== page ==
Backscatter is only a nuisance, though. You didn't send the spam, and no system administrator, certainly not anyone at Google, would think you had. Anybody with the power to actually block legitimate mail from you or suspend your Google account is unlikely to be so technically clueless that they think you're really a spammer.
(The malicious variant of this is the "joe job", where someone sends spam messages with a fake "from" address with the intention of making that apparent sender look like a spammer. Actual professional spammers, in so far as these highly incompetent individuals can be described as professional at all, do not do this.)
Note that you may actually really be sending spam, if you own a computer that's been infected by botnet malware. That spam will have the same random from address as any other spam, though; only by enormous coincidence is it likely to have your real address on it.
Sometimes when I install Windows updates (Windows 7 Home Premium, 64 bit), it asks to restart to finish installing the updates, then reboots, chugs away for a while loading Windows and "configuring updates", then reboots AGAIN before finishing. I think it might even have rebooted one MORE time on one occasion, but I'm not sure.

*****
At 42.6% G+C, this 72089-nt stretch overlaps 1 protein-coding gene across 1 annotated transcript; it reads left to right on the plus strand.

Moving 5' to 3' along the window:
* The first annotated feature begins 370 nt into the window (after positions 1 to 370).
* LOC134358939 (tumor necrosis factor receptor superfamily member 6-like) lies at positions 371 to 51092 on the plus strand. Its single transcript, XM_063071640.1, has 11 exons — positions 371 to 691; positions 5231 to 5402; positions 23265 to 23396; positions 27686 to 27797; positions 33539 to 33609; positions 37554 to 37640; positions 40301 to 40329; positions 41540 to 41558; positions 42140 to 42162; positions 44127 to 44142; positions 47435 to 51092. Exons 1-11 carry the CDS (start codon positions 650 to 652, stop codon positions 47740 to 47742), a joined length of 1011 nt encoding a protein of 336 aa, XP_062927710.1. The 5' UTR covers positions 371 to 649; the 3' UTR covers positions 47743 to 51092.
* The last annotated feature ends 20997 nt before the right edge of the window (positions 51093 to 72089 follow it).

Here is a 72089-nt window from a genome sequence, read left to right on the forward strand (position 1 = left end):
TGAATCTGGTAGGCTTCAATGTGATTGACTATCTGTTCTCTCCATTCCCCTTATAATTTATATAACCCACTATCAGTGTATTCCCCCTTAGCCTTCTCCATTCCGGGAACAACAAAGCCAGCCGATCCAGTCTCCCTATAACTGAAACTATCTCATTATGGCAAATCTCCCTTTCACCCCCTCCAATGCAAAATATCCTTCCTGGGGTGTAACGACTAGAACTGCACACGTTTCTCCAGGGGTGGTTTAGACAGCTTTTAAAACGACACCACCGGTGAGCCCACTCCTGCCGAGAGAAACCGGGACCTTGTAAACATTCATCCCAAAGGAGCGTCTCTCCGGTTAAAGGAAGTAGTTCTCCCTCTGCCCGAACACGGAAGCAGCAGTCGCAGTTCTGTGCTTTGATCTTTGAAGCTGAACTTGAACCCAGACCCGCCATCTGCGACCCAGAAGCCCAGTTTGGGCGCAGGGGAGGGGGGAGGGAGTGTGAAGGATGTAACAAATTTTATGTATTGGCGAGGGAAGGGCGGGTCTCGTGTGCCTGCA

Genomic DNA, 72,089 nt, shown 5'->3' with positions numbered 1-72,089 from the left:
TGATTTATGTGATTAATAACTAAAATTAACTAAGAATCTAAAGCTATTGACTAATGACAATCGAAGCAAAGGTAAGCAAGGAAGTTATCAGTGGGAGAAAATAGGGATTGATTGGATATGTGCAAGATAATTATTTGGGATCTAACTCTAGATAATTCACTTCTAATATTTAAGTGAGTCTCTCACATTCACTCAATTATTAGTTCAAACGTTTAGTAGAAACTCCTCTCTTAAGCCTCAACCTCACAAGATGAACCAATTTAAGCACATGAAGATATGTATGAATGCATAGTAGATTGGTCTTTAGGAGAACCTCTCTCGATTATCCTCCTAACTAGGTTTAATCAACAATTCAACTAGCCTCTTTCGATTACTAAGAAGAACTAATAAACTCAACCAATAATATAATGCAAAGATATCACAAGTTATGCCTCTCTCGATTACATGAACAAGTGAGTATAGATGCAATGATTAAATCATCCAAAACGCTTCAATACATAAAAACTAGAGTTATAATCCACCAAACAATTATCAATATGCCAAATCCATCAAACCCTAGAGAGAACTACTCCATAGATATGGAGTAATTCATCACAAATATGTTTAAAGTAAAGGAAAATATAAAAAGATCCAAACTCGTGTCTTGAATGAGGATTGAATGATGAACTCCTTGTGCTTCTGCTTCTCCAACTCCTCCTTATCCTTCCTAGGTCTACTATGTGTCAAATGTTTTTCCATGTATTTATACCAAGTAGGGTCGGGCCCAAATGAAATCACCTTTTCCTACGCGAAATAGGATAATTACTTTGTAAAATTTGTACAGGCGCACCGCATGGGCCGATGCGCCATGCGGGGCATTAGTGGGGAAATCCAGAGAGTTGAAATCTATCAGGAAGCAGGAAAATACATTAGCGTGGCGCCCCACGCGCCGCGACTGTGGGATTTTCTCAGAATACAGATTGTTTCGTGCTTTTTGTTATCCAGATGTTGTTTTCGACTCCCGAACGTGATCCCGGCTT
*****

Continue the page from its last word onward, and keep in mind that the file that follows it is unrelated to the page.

Is this symptomatic of anything bad? I'm wondering whether it's going back to a restore point or if there's some crafty malware hiding itself under each new update. I'm finding it hard to believe that any update really needs to reboot the system more than once.
I can't rule out the multiple restarts happening because of some terrible disease, but an extra reboot definitely is something that Windows sometimes has to do to install a standard update.
I don't know how many actual individual updates, if any, require multiple reboots. I think it's usually that one update requires a reboot and has to be fully installed before another update, which also requires a reboot, can be installed. A fresh Windows install from an old unpatched disc can require several reboots during its lengthy initial update process.